I love watching my grandchildren learn and especially seeing them begin to order things, listening to them learn to count or to sort shapes by size, for example. Getting things in the right order is indeed a useful skill in life.

I have been reading the Prophets lately, a difficult, often confusing but deeply rewarding task. The Prophets form a major section of the Old Testament, but they are not easy at times to understand. These people, who spoke the word of God they heard or described the visions they saw, were firmly established in historical contexts (most of which were desperate times of sin which often presented challenging circumstances to God-fearing people), but they were also free spirits in that they saw beyond the present times to the future of God’s eternity. Their words seem to alternate between the ‘now’ they inhabited and the future we may well now call the present. As such, they are often confusing, giving us layered meanings that are not easy to interpret, leaving us puzzling over the precise meaning of their words.

Yet the message of the prophets is startling both in its consistency and clarity. The prophets all expose the sin of people unequivocally, not pulling any punches, using shocking language and startling images, stripping away the veneer of respectability and the layers of excuses which mask our sinful motives. They hold up God’s law and expose how far we fall short of it. They describe the consequences of our rebellion and disobedience vividly and they issue the clarion call of repentance. “Return to Me!” (Zechariah 1:3) is the central message of the prophets, followed by an assurance of comfort and blessings if we do.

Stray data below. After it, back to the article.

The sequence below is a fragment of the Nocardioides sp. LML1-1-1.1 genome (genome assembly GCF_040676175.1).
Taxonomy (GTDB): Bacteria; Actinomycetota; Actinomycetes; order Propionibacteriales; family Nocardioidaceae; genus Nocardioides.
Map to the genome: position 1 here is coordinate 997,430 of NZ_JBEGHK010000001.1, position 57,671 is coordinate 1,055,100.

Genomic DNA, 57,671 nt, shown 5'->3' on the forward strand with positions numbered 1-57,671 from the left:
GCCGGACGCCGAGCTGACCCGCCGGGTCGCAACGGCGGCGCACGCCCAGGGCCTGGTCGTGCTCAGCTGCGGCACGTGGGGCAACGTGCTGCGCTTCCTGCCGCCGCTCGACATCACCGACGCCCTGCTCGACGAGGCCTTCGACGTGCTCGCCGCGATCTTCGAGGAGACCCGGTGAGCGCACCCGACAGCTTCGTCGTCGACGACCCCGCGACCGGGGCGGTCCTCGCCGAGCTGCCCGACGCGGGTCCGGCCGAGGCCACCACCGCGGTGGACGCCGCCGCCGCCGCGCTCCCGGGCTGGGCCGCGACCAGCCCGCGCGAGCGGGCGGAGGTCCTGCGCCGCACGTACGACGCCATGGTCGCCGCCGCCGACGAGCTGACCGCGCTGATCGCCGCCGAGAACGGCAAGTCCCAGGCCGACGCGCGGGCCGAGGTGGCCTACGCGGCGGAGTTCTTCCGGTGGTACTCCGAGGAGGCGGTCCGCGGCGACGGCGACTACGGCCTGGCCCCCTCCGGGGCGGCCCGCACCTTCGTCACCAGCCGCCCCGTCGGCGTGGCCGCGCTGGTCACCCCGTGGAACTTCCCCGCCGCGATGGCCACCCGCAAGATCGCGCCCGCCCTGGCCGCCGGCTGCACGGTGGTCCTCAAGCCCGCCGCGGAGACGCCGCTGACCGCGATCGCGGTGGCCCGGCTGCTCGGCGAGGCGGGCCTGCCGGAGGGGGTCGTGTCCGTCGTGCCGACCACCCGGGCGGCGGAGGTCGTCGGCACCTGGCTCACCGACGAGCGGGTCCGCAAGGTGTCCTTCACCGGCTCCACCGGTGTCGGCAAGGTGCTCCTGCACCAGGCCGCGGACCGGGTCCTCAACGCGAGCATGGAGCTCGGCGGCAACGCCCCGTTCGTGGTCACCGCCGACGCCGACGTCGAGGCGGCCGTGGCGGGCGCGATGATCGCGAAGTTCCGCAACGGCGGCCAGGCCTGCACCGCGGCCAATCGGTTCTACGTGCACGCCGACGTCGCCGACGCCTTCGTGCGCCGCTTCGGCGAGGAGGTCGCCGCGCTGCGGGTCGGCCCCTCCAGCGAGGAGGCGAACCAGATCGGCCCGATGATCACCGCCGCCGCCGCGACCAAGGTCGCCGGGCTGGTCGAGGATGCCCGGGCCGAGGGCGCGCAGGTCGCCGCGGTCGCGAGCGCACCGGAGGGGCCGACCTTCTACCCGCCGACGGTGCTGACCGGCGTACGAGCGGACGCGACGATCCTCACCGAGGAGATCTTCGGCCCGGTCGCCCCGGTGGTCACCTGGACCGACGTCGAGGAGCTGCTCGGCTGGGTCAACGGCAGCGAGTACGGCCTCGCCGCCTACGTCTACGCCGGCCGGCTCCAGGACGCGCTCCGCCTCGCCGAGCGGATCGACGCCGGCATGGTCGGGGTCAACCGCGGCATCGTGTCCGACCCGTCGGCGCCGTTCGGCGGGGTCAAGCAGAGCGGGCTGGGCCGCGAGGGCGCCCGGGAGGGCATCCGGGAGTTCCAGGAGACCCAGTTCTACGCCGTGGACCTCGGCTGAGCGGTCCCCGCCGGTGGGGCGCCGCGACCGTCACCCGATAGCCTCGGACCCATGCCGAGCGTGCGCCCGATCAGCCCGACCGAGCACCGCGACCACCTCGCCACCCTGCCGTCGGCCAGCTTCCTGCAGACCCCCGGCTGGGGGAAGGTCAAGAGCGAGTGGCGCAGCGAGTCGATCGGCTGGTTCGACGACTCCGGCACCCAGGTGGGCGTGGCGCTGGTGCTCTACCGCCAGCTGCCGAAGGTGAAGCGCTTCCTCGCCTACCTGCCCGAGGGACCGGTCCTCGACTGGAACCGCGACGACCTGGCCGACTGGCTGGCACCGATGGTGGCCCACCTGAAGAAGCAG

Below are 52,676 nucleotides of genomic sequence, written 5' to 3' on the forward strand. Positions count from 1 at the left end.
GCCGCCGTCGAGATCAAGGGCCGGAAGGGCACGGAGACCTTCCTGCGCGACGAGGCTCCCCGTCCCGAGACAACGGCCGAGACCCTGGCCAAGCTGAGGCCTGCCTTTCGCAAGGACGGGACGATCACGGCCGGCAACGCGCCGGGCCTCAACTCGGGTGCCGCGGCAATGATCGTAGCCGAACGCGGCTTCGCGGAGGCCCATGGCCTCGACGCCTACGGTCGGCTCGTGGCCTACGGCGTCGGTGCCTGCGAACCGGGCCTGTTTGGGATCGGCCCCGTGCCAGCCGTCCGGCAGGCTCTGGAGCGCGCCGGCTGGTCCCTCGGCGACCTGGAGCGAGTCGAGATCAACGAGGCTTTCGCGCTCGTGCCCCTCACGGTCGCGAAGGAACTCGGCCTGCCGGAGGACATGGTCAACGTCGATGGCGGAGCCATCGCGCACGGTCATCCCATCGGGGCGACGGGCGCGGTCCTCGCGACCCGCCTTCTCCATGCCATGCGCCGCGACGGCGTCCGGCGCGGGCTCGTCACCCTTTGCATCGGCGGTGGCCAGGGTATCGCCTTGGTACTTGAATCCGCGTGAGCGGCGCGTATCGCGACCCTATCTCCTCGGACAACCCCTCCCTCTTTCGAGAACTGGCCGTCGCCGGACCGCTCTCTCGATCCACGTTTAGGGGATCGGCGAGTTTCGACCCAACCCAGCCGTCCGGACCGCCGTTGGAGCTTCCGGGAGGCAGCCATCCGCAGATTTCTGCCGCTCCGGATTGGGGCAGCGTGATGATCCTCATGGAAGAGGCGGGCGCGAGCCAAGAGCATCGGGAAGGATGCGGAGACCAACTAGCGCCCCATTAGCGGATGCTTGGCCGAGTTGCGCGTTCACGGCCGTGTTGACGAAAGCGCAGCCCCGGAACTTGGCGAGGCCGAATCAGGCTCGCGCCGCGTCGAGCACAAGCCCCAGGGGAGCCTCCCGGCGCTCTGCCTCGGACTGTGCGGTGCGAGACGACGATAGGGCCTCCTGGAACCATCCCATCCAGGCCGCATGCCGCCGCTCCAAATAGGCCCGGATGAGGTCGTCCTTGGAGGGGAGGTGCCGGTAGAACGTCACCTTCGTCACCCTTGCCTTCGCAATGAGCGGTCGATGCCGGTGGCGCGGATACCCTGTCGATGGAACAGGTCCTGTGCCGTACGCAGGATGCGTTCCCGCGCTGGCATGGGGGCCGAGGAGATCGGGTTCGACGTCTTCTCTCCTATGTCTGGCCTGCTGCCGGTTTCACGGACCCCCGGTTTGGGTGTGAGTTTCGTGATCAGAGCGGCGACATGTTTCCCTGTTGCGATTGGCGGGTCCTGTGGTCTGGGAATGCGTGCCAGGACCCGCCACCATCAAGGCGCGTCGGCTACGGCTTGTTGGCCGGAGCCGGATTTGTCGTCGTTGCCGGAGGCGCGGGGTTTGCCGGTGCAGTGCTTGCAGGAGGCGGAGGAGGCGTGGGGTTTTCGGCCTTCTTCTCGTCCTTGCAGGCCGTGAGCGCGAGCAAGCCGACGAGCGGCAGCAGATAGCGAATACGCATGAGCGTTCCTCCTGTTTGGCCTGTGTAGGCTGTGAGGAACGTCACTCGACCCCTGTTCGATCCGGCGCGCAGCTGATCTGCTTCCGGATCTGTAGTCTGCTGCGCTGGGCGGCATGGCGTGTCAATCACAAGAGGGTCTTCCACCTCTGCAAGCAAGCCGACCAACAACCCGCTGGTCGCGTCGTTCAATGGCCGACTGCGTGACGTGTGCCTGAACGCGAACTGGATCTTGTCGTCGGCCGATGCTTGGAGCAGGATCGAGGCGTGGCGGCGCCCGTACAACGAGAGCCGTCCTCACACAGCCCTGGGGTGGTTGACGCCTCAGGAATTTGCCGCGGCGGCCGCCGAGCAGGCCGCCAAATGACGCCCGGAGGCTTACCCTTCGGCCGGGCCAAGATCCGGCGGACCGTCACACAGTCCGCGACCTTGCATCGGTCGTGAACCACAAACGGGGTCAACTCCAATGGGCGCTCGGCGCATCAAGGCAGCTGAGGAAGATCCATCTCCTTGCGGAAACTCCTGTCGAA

The prophets, without fail, operate in this order: Realisation. Repentance. Reward.

Most of us only want to focus on the ‘reward’ part. We like the prophets when they are assuring us of God’s presence, love, faithfulness and support. We are not so keen when they speak of God’s wrather, jealousy, judgment or condemnation. It’s worth remembering this has always been the case. The prophets were never popular people in their own time, even if we revere them now.

Yet just as we teach our children to count in a logical order and to sort according to logical criteria (size, colour, shape), so we must learn to follow God’s inexorably logical order so that we can reach a place of restoration.

Before we can enter into the rewards, we must realise and recognise sin and we must repent and turn back to God. There can be no other order. Just as night follows day and we cannot alter that, there are no shortcuts to God’s blessings, and we can thank the prophets for this reminder, even if we do not fully understand every detail of their prophecies.